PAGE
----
The wild might that Námo had unleashed vanished in an instant, and Harry sagged to the ground, his eyes failing to focus for a moment. The power shown had been incredible, and it felt like he was swept away on a hurricane, even as he sat still, and his mind refused to take it all in, rebelling against what it could plainly see. He trembled as he got to his feet, and Námo looked away stiffly. For a moment, Harry was unsure if he was supposed to bow to Námo, or do any of the other things you were supposed to do when faced with gods, but the few times he had visited a church when he was small gave him no good indications. He was pretty sure that golden-armoured doomsmen had not been mentioned, anyway.
Námo seemed to follow his thoughts, but did not comment. "This is what I am, wizard," he said. "It is what I have always been. Even as you see me, I am greatly diminished, for I come to you from a vast distance." He looked down imperiously. "That is only half the truth, however. I am of the Vala, immortal and born of the spirit. The Maia are similar, with their own immortality, great beings of spiritual might that serve and protect their master or creator." He nodded. "I cannot show you the whole truth, not without making the choice for you. Your mortal body could only contain a mortal soul, or it would burn through in years, limited by the flesh. Like the Half-Elven, you will have to choose."
Harry shivered as he tried to warm himself up; he felt like he had been dunked in ice-water, now that Námo had once more hidden his power. His mind whirled, meanwhile, considering the strange history that this being proposed with utmost sincerity. "You're talking about angels, aren't you?" Harry asked at last, with widening eyes. "I'm supposed to be a bloody angel? Am I going to grow wings next?"
"If you so desire," Námo said lightly, and his eyes were mirthful, though he did not smile. "When I first found you in this age, I meant to take you back with me to Valinor, my home, right from your crib in your ruined house, surrounded by the dead. Yet – as is my own doom – I saw what would befall you later in life, should I leave you be, and I hesitated. Over these years, I could see your life, but to interact with such distant times is difficult, even when sheer power should permit it. I knew then that your presence here would make a difference, would add a joyful note to the great harmony even as a mortal man, and thus I allowed it. I let you live your life, and let you conquer your great enemy. I watched you become the person I had hoped you could be, even without my guidance, and I acknowledge that Eru had chosen wisely. I was content to wait."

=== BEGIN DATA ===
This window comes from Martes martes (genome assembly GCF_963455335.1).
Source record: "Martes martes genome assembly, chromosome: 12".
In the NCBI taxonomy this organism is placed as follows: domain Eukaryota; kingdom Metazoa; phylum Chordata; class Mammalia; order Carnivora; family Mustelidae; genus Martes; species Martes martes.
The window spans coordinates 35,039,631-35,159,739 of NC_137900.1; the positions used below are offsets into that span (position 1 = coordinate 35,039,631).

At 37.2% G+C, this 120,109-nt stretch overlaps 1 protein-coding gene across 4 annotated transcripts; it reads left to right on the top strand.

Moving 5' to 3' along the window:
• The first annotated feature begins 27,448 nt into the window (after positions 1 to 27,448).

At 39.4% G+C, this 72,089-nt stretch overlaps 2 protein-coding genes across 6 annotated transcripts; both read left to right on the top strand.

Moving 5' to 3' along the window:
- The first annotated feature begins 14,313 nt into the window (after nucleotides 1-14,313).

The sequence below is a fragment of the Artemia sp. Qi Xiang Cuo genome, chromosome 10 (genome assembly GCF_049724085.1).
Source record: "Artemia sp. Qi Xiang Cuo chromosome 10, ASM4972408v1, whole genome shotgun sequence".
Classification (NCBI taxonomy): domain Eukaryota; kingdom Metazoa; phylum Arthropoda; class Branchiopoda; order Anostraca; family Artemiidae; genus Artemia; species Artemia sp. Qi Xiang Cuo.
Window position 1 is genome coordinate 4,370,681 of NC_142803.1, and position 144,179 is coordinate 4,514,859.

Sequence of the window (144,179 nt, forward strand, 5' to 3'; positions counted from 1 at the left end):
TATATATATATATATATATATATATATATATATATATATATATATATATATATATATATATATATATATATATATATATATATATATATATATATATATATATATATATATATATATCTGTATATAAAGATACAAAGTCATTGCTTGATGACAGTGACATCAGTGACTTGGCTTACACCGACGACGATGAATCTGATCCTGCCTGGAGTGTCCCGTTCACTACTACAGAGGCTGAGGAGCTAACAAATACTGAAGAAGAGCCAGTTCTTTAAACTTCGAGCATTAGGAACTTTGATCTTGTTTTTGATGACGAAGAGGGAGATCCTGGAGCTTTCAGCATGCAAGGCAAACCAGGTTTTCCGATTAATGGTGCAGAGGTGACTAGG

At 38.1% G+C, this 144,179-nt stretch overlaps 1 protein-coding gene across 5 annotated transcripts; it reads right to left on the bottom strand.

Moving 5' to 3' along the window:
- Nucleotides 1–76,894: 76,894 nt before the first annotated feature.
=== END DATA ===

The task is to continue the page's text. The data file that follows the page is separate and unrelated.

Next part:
"…Until now," Harry finished for him, taking a deep breath. "...Okay. Angels."
Námo nodded regally. "This is why I am here, now, at your victory. This is a time before you truly lay down unbreakable ties, before the choice is taken from you. I still have need of a herald, a representative in the early ages of the world, and you were always my first choice." He gestured to his forehead, to his shining crown. "The stone which you carry in a ring was cut from my own crown, forged by master smiths of Valinor. The focus you wield, once a staff, was carved from a branch of the silver tree Telperion, retrieved from when it still lived. The cloak you wear is weaved from starlight and moonlight, held together by my will alone. These Hallows, as you call them, are far older than you suppose – far, far older – and not meant for the descendants of Alatar and Pallando, those wayward Istari. Their true user could only come from my own line, could only be of my spirit." He reached out, and the three objects shone brightly, and a soft song seemed to arise. "These relics are yours by birthright, and that is why they found you, after wandering from place to place for ages."
Harry swallowed. "How am I supposed to believe all this? Different times and worlds, gods and angels…?" He shook his head. "How can I be a 'Maia', if I don't know anything about that? I'm just - just me."
Námo raised an eyebrow, and the mist around them evaporated as light pierced the clouds from afar. Harry's breath hitched when a vast mountain range appeared around him, bordered on one side by an ocean that stretched as far as the eye could see. The valleys between the steep peaks seemed impossibly deep, many dozens of miles down. The spot they occupied, surrounded by pillars and sheer vertical drops, was on the very tallest of spires, adjacent to a truly gargantuan fortress built into the very rock itself, as if it had been carved there. Tall spires reached even higher still. Clouds drifted by, far below it all, wheeling in a sweet-scented breeze. The very air seemed to burst with life, and Harry felt almost buoyant, as if he could stretch out his arms -
"Is this… heaven?" he murmured.
Then he saw the sunrise, the brilliant warmth that ascended from the distant waters, and it illuminated the land and the small islands that dotted the great sea in a golden glow. It seemed as if the hills had caught on fire with their brilliant colours, and the water was clear enough to see the bottom. The sight stirred something inside him, and Harry stood up almost without realizing it. The light of the sun was blinding for the time of day, and Harry had the momentary impression that it was very young, younger than him. The thought fluttered away as his eyes trailed over the graceful ships that approached in the distance, their sails full in the wind, though there was none to be felt up from the mountain.